In a case report reported in the Journal of Emergency Medicine, a woman with diabetes developed ketoacidosis after taking this plant. However, specialists don’t know if the underlying cause was butcher’s broom or other factors.
You shouldn’t take it concurrently with blood pressure or kidney disease medications as there may be possible interactions. In these cases, it’s best to consult a doctor first. Children, pregnant and breastfeeding women should also steer clear.
It should be considered that the saponins of this plant act as anti-nutrients. Therefore, consuming it may reduce the absorption of essential minerals such as zinc and iron.
Dosage and recommendations
At present, specialists haven’t defined an exact dosage for the consumption of butcher’s broom. The recommended amount may vary according to age, sex, and medical history, among other factors. Therefore, you must respect the dosage suggested on the supplement label.
In general, here are some basic guidelines:
- Dried root: From 0.05 to 0.10 ounces (1.5 to 3 grams) per day
- Tablets: Up to 200 milligrams, 2 or 3 times a day
- Tinctures or extracts: 3 to 6 milliliters per day
Similarly, there are ointments, syrups, and other products containing this plant available.
What to remember about butcher’s broom
Butcher’s broom supplements are known for their effects on blood circulation and associated disorders. You can find them in herbal stores or pharmacies, alone or combined with other plants and substances. Although some studies support its benefits, you should remember that it doesn’t replace medical treatment.
In any of its presentations, you should use the plant sparingly, according to professional or label indications. If there’s an underlying disease or if you’re taking medication, you should ask your doctor first.
All cited sources were thoroughly reviewed by our team to ensure their quality, reliability, currency, and validity. The bibliography of this article was considered reliable and of academic or scientific accuracy.
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- Masullo M, Pizza C, Piacente S. Ruscus Genus: A Rich Source of Bioactive Steroidal Saponins. Planta Med. 2016 Dec;82(18):1513-1524. doi: 10.1055/s-0042-119728. Epub 2016 Nov 8. PMID: 27825178.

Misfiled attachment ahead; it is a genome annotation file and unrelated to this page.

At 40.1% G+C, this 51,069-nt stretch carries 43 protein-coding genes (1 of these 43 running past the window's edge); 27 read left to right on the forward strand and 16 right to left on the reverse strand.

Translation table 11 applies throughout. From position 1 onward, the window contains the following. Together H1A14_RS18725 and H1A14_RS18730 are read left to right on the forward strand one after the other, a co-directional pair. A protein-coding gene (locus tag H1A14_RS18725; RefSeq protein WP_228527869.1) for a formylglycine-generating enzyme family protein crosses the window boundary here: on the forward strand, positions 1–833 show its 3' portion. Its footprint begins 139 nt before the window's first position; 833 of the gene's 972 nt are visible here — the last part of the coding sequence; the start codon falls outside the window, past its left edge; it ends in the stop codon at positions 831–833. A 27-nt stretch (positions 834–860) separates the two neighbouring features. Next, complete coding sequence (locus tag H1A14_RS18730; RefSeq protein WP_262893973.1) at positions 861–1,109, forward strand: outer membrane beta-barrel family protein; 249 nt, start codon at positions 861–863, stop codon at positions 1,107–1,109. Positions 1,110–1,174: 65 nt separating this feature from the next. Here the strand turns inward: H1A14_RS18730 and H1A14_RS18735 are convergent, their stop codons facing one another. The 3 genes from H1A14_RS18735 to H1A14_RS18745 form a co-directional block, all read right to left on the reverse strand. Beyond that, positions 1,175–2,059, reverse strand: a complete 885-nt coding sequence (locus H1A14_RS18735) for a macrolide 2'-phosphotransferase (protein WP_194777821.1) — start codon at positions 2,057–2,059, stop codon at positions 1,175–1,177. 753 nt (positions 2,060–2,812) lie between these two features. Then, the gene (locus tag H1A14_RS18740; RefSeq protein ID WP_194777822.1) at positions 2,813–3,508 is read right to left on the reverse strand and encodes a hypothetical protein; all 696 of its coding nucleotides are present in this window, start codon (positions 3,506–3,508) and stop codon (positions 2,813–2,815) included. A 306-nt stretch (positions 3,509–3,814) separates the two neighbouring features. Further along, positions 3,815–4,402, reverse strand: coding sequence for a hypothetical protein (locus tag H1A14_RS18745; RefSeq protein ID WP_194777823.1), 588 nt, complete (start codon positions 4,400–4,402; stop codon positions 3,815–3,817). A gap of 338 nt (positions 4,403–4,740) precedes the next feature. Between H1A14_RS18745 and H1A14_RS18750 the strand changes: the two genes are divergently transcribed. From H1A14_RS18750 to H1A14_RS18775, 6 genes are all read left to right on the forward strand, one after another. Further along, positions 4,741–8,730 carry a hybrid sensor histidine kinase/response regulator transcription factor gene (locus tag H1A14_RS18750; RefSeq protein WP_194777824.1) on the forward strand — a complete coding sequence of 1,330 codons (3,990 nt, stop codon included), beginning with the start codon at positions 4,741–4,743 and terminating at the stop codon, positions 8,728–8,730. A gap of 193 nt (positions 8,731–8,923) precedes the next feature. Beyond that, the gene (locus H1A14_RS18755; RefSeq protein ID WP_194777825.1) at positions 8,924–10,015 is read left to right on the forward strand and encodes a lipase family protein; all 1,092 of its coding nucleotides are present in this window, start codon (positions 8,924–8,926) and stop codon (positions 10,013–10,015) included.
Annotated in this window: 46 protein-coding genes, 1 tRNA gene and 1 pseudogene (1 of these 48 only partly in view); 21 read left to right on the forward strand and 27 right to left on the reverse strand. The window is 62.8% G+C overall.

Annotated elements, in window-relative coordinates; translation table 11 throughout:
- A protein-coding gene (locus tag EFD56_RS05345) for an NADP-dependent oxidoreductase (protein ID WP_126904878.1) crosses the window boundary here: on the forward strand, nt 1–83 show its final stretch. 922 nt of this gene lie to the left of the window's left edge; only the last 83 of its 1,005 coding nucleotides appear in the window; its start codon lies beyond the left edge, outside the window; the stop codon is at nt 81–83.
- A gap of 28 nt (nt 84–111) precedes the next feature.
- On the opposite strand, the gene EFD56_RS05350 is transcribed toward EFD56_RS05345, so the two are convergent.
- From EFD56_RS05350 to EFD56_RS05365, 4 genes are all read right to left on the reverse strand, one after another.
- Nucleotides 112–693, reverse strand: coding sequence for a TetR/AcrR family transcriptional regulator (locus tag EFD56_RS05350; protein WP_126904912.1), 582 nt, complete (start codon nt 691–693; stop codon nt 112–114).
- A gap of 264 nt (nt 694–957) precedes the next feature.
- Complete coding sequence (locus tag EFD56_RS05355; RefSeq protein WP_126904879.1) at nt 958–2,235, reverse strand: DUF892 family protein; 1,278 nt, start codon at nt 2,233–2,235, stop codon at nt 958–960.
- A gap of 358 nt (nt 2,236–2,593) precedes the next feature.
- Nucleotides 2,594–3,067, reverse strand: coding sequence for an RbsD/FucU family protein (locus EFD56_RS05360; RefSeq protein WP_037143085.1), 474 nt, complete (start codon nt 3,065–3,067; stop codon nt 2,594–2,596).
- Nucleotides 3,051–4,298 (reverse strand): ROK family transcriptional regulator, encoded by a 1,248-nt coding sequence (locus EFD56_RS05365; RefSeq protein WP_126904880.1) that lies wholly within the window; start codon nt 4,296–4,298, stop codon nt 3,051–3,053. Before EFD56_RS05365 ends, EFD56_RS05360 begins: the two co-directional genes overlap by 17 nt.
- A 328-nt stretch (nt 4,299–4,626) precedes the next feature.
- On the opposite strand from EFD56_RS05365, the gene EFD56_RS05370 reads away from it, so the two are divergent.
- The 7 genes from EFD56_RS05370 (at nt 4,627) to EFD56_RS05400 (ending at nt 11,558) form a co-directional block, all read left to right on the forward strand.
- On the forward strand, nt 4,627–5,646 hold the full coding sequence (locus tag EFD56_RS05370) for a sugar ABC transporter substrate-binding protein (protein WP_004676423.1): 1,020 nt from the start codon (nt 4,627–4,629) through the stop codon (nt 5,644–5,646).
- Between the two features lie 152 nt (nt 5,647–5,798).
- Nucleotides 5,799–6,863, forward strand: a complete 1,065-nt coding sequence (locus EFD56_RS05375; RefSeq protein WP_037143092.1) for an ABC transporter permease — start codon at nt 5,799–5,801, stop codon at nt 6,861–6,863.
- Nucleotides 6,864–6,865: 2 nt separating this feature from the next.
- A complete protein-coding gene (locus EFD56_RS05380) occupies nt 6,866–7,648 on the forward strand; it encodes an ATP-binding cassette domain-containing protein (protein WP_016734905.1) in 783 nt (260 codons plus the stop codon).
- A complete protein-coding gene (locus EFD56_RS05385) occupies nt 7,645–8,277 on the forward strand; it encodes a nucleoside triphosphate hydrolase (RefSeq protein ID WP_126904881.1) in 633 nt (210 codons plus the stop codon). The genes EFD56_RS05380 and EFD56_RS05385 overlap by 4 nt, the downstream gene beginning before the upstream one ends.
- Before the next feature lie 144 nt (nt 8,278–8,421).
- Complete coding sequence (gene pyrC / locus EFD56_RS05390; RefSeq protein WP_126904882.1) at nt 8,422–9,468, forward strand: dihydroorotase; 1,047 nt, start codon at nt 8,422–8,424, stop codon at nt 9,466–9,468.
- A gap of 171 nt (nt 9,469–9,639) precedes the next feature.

- Rodrigues JPB, Fernandes Â, Dias MI, et al. Phenolic Compounds and Bioactive Properties of Ruscus aculeatus L. (Asparagaceae): The Pharmacological Potential of an Underexploited Subshrub. Molecules. 2021;26(7):1882. Published 2021 Mar 26. doi:10.3390/molecules26071882
- Lopez-Candales A, Hernández Burgos PM, Hernandez-Suarez DF, Harris D. Linking Chronic Inflammation with Cardiovascular Disease: From Normal Aging to the Metabolic Syndrome. J Nat Sci. 2017 Apr;3(4):e341. PMID: 28670620; PMCID: PMC5488800.
- Huang YL, Kou JP, Ma L, Song JX, Yu BY. Possible mechanism of the anti-inflammatory activity of ruscogenin: role of intercellular adhesion molecule-1 and nuclear factor-kappaB. J Pharmacol Sci. 2008 Oct;108(2):198-205. doi: 10.1254/jphs.08083fp. PMID: 18946195.
- Lim H, Min DS, Kang Y, Kim HW, Son KH, Kim HP. Inhibition of matrix metalloproteinase-13 expression in IL-1β-treated articular chondrocytes by a steroidal saponin, spicatoside A, and its cellular mechanisms of action. Arch Pharm Res. 2015 Jun;38(6):1108-16. doi: 10.1007/s12272-015-0581-z. Epub 2015 Feb 25. PMID: 25712888.
- Memorial Sloan Kettering Cancer Center. Butcher’s broom. September 11, 2015
- Kakkos SK, Allaert FA. Efficacy of Ruscus extract, HMC and vitamin C, constituents of Cyclo 3 fort®, on improving individual venous symptoms and edema: a systematic review and meta-analysis of randomized double-blind placebo-controlled trials. Int Angiol. 2017;36(2):93-106. doi:10.23736/S0392-9590.17.03815-9
- MacKay D. Hemorrhoids and varicose veins: a review of treatment options. Altern Med Rev. 2001 Apr;6(2):126-40. PMID: 11302778.
Abascal, K., & Yarnell, E. (2005). Botanical Treatments for Hemorrhoids. Alternative and Complementary Therapies, 11(6), 285–289. https://doi.org/10.1089/act.2005.11.285
Vanscheidt W, Jost V, Wolna P, Lücker PW, Müller A, Theurer C, Patz B, Grützner KI. Efficacy and safety of a Butcher’s broom preparation (Ruscus aculeatus L. extract) compared to placebo in patients suffering from chronic venous insufficiency. Arzneimittelforschung. 2002;52(4):243-50. doi: 10.1055/s-0031-1299887. PMID: 12040966.